By arcing the inner end of the circuit board 32 to conform to the inner mounting ring's radius of curvature, the heretofore flexible circuit board is stressed to become a rigid structure. To insure that the same curvature is carried along the length of the circuit board, a second mounting ring 44 is mounted directly to a second end of the circuit board. Again, a pin or bolt 46 and spacer 48 are provided. The inner surface of the outer ring and the length of the spacers are selected to define precisely the same circle as the inner ring and spacers. The outer mounting ring is mounted directly and only to the printed circuit board, not to other associated scanner structures. In this manner, the printed circuit boards 32 themselves are the bearing structure for supporting the outer ring 44. With reference to FIG. 2, a cooling duct 50 is mounted to the scanner, such as to front closures of the scanner to direct cooling air across the detector modules 36.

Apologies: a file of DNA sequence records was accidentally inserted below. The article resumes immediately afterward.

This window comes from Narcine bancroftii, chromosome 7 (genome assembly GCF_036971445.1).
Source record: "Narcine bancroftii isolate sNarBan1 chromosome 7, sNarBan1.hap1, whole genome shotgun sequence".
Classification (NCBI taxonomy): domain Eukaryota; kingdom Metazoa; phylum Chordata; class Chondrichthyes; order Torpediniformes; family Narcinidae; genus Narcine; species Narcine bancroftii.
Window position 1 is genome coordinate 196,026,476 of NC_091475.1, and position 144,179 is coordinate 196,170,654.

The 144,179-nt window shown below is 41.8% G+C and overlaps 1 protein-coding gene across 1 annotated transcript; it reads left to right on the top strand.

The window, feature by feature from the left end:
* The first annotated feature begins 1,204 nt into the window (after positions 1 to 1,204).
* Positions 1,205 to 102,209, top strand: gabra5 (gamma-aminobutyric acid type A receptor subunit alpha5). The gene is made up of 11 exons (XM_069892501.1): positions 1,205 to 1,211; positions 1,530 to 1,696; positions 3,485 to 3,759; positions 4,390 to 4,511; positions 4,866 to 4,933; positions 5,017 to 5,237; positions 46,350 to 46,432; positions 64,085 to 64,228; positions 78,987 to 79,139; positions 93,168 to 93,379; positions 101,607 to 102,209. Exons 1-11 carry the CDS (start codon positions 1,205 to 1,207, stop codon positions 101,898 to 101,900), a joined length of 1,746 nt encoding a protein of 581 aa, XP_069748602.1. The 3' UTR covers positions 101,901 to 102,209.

With particular reference to FIGS. 2 and 3, the inner and outer ends of the circuit boards are held to the arcuate configuration by the inner and outer rings. The other two sides of the circuit board extend linearly and parallel therebetween. In order to assure that the side edges of the circuit board stay linear without flexing, a plurality of edge support structures or brackets 52 are provided adjacent the sides of each circuit board. In the preferred embodiment, each circuit board spans 30° of arc carrying a large multiplicity of detectors. Twelve edge brackets are provided, one between each of the twelve circuit boards on the outer surface side thereof so as not to interfere with the radiation impinging upon the detectors. As illustrated in greater detail in FIG. 5, the edge brackets 52 are mounted to the outer surfaces of the rings but include portions extending downward to engage the circuit board side edges along substantially their entire length to hold the linear relationship. The electrical conductive shield 40 extends peripherally around the outside of the edge brackets, the rings, the circuit boards, and the like to limit electrical interference to the detectors.